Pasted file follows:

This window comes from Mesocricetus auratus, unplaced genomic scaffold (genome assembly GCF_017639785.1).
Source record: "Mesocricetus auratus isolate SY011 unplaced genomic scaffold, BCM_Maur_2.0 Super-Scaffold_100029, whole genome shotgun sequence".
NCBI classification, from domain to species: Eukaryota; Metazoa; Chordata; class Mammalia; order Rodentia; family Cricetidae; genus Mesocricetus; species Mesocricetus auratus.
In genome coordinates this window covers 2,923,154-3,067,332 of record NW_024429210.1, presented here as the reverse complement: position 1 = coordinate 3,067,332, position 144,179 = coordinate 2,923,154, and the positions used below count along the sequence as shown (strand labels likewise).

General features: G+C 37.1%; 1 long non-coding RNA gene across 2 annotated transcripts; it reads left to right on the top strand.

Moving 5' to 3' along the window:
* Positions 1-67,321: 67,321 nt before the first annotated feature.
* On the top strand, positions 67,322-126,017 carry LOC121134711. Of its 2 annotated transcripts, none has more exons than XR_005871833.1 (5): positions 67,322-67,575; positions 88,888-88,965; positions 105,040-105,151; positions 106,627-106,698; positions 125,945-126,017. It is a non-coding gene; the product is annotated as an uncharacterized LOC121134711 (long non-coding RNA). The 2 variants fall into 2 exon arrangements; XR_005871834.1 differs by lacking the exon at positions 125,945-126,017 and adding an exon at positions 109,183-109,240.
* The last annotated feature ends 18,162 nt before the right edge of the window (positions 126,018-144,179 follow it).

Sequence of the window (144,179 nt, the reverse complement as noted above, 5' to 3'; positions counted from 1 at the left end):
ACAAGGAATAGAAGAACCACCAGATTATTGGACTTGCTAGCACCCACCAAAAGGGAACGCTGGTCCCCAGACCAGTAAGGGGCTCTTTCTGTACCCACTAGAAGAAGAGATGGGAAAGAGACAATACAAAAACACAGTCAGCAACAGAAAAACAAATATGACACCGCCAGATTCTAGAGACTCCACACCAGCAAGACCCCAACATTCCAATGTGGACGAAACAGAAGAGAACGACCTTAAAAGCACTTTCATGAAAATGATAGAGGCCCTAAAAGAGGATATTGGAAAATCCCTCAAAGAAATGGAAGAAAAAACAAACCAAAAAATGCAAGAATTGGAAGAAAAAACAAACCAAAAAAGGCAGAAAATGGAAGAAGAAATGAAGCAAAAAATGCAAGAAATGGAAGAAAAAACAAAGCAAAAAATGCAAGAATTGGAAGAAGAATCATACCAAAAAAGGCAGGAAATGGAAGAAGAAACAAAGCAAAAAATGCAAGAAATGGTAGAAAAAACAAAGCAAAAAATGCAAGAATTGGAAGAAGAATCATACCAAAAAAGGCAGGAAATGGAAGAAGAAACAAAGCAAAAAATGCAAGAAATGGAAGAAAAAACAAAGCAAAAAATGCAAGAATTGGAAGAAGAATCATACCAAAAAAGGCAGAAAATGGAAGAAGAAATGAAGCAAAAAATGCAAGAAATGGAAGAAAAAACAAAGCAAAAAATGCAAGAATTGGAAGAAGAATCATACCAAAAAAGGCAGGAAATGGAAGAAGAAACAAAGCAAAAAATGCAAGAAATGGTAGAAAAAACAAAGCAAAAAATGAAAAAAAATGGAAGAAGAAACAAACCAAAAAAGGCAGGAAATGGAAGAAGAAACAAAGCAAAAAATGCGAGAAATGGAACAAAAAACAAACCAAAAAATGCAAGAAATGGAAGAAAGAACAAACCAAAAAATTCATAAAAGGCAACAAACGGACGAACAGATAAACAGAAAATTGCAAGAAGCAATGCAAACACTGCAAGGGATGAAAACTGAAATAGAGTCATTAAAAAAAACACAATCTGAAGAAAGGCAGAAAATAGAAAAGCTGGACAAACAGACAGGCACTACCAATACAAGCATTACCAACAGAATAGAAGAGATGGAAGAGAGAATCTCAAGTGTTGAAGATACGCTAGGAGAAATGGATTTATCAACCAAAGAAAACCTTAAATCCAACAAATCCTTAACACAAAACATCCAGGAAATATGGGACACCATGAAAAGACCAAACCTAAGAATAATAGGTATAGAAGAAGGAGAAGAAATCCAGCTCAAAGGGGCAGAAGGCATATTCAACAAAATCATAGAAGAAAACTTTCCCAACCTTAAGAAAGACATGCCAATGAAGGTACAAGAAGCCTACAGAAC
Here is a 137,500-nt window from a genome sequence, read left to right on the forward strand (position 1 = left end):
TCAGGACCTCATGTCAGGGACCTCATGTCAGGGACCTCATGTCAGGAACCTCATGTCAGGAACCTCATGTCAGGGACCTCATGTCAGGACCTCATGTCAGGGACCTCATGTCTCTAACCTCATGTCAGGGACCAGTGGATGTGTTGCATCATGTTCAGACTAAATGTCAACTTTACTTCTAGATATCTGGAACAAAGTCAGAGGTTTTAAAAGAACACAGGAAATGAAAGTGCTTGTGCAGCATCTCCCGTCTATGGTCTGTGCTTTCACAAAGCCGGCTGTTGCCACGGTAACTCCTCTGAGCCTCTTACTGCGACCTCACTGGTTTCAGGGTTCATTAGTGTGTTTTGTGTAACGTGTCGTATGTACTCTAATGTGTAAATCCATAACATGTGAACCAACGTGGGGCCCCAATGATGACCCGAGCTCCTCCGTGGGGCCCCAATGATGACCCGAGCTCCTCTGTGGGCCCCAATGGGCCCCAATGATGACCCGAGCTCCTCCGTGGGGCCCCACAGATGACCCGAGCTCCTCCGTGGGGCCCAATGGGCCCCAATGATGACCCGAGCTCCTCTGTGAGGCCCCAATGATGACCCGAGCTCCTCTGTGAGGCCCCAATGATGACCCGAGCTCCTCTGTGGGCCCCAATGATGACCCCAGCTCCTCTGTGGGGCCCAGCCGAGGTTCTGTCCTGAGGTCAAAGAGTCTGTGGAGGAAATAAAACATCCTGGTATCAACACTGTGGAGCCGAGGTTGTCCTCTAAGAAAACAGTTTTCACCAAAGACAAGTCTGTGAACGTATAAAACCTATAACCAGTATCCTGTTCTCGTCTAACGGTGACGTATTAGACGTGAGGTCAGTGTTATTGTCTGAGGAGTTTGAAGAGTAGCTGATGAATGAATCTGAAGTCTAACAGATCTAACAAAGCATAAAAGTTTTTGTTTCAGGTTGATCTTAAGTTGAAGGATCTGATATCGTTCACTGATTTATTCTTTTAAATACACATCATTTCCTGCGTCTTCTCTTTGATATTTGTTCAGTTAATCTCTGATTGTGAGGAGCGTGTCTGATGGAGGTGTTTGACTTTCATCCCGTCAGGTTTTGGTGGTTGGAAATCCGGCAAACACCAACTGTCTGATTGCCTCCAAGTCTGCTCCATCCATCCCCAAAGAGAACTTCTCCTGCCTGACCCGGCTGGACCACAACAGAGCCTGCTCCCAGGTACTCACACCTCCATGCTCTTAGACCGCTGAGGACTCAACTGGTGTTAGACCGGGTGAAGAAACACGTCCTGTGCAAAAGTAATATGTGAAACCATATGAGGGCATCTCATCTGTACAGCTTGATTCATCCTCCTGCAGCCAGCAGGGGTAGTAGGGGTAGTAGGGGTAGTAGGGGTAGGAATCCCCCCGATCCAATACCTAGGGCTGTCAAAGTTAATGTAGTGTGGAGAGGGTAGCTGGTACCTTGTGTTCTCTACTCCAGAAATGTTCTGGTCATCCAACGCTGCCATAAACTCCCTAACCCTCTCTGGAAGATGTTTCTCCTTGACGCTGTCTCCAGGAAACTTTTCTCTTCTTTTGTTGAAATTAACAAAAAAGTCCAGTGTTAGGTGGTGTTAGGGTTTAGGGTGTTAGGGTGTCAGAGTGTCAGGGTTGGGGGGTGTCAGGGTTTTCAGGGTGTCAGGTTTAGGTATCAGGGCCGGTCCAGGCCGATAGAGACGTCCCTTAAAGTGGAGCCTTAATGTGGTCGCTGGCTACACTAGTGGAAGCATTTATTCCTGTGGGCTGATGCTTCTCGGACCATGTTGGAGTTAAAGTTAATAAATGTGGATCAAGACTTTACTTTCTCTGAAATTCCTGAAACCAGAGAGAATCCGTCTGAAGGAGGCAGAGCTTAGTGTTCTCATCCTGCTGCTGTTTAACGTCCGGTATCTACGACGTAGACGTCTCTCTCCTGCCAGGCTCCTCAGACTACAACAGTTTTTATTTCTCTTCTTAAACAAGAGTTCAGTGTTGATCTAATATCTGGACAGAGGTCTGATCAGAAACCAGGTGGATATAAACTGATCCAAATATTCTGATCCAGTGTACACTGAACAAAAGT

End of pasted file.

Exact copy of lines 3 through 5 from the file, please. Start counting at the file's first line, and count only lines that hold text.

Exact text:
NCBI classification, from domain to species: Eukaryota; Metazoa; Chordata; class Mammalia; order Rodentia; family Cricetidae; genus Mesocricetus; species Mesocricetus auratus.
In genome coordinates this window covers 2,923,154-3,067,332 of record NW_024429210.1, presented here as the reverse complement: position 1 = coordinate 3,067,332, position 144,179 = coordinate 2,923,154, and the positions used below count along the sequence as shown (strand labels likewise).

General features: G+C 37.1%; 1 long non-coding RNA gene across 2 annotated transcripts; it reads left to right on the top strand.